Ms. Calhoun expressed what I’ve been doing in my own marriage of 22 years, and how I’ve been trying to help couples every day in my practice.
For example, consider your partner as they are right now. I think if you think things haven’t changed, you haven’t really looked at your marriage or at yourself.
Do you really believe that they are the person you married 20 years ago? Are you the same person?
In truth, not much of those people really exist. And that’s OKAY. You just adapted to that person every day or every year, so you never really noticed the change. And when you did notice, you felt upset, unhappy or cheated somehow.
Now, you may be looking for a happier change and believe that if you haven’t been able to find it with your spouse, that it has to exist somewhere outside your marriage.
Not so! Your current relationship can change after 20 years… It can’t help but change.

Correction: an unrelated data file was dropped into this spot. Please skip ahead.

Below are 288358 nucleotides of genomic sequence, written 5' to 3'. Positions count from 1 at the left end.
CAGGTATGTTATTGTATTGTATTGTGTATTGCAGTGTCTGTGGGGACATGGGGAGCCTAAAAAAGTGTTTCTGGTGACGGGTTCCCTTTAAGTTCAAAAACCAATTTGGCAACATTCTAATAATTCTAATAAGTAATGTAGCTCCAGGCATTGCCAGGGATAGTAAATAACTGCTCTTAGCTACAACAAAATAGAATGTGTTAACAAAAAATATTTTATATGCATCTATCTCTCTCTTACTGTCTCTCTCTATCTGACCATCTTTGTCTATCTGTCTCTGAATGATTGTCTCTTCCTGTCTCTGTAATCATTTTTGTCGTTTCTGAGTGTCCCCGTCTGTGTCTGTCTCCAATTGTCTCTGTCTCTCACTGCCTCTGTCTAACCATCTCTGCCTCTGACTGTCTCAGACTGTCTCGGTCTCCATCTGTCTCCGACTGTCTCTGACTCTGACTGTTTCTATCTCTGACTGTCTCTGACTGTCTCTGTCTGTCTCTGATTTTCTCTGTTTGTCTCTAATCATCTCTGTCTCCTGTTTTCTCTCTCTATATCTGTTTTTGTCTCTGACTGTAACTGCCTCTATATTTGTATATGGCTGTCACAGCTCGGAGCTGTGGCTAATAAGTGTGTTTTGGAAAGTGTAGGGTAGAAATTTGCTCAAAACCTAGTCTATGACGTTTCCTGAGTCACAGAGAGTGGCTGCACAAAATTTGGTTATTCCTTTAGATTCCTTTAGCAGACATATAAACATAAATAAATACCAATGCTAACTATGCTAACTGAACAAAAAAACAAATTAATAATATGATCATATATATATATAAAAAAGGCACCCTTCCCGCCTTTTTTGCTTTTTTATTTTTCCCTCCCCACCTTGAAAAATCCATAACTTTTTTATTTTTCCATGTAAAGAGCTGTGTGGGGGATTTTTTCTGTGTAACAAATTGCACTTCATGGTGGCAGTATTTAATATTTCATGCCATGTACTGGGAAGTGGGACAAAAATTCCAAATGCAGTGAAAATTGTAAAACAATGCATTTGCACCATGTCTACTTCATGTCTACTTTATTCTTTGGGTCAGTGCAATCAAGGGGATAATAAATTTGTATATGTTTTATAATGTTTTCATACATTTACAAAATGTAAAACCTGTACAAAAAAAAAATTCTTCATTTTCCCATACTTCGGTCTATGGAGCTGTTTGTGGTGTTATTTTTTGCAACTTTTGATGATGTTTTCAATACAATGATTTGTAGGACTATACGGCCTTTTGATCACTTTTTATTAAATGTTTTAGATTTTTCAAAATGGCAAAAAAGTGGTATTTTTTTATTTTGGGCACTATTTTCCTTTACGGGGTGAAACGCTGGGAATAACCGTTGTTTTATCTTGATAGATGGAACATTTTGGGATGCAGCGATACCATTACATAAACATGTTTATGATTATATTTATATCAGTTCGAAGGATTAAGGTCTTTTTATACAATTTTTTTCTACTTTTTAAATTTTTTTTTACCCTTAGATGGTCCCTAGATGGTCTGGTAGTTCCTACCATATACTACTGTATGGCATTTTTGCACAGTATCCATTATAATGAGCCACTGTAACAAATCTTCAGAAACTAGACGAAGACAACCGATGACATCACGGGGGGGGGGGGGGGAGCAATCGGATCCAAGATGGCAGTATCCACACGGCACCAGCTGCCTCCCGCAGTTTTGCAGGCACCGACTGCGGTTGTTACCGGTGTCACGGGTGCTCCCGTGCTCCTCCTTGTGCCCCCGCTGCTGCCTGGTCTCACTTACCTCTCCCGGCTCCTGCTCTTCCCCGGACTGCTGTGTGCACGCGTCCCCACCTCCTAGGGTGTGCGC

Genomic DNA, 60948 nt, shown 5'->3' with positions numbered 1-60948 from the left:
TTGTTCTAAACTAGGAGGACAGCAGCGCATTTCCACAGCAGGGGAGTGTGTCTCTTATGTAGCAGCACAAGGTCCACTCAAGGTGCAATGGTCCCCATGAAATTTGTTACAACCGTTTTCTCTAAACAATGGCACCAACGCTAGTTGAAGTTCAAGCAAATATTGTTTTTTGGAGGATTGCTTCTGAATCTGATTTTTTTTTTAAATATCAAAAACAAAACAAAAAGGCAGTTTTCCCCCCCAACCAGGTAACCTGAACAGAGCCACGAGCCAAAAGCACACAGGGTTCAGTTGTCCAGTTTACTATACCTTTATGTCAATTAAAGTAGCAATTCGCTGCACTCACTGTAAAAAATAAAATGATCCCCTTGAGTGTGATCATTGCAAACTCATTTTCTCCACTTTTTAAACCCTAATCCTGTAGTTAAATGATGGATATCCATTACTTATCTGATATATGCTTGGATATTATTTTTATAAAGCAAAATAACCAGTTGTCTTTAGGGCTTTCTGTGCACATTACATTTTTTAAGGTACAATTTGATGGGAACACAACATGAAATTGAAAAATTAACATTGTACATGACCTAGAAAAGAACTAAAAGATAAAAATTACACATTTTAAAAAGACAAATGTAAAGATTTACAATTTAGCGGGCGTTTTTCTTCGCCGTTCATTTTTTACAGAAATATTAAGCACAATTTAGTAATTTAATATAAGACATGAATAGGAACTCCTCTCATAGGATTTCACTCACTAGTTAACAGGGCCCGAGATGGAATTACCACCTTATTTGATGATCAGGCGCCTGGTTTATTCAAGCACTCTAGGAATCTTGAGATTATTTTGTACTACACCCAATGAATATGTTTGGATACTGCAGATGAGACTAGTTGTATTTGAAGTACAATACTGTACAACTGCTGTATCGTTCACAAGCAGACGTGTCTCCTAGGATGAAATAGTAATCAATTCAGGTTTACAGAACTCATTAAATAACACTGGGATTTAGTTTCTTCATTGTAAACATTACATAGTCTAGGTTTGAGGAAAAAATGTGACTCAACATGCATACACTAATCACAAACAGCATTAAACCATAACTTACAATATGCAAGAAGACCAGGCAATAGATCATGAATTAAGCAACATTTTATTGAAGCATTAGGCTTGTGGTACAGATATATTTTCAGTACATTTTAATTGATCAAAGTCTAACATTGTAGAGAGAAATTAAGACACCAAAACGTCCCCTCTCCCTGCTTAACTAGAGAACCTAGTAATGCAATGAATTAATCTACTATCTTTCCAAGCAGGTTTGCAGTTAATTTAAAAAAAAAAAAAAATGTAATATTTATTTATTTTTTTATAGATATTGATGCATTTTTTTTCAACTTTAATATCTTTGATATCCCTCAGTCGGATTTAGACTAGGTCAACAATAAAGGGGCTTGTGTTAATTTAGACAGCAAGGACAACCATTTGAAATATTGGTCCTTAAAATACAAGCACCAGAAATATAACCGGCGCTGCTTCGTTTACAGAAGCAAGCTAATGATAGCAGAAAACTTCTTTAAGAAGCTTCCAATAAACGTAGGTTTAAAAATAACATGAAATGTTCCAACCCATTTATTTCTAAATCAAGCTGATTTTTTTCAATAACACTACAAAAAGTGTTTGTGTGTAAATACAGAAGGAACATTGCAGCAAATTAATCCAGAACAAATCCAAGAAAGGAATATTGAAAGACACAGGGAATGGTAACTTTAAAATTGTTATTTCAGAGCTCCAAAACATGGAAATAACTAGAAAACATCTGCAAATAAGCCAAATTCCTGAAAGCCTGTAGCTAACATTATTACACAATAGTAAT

However, Ms. Calhoun and I agree that you and your partner must EMBRACE the change that has occurred for it to bring you closer and not drive you apart.
“In order to stay married, simply don’t get divorced”
I heard someone say that once. Sounds silly, right? But maybe not. What we’re really talking about is having different, meaningful relationships with the same person. In other words, we can have 3 or 4 marriages with the same spouse!
Human beings change, evolve, and grow after their 20’s more than we may think we do. So do marriages.
The way you were when you met is not how you were when you got your first home, or when you had little ones running around. Life transitions change us as human beings and, as a result, they change our relationships.
It makes sense, doesn’t it, that a ‘forever” relationship would undergo many transitions over the years?
Try a little exercise:
- List how many marriages have you had with your spouse (the same one)?
- Think about why you consider each one a marriage of its own.
If we are honest with ourselves, we will get to a significant number of marriages with the same person. Some better than others.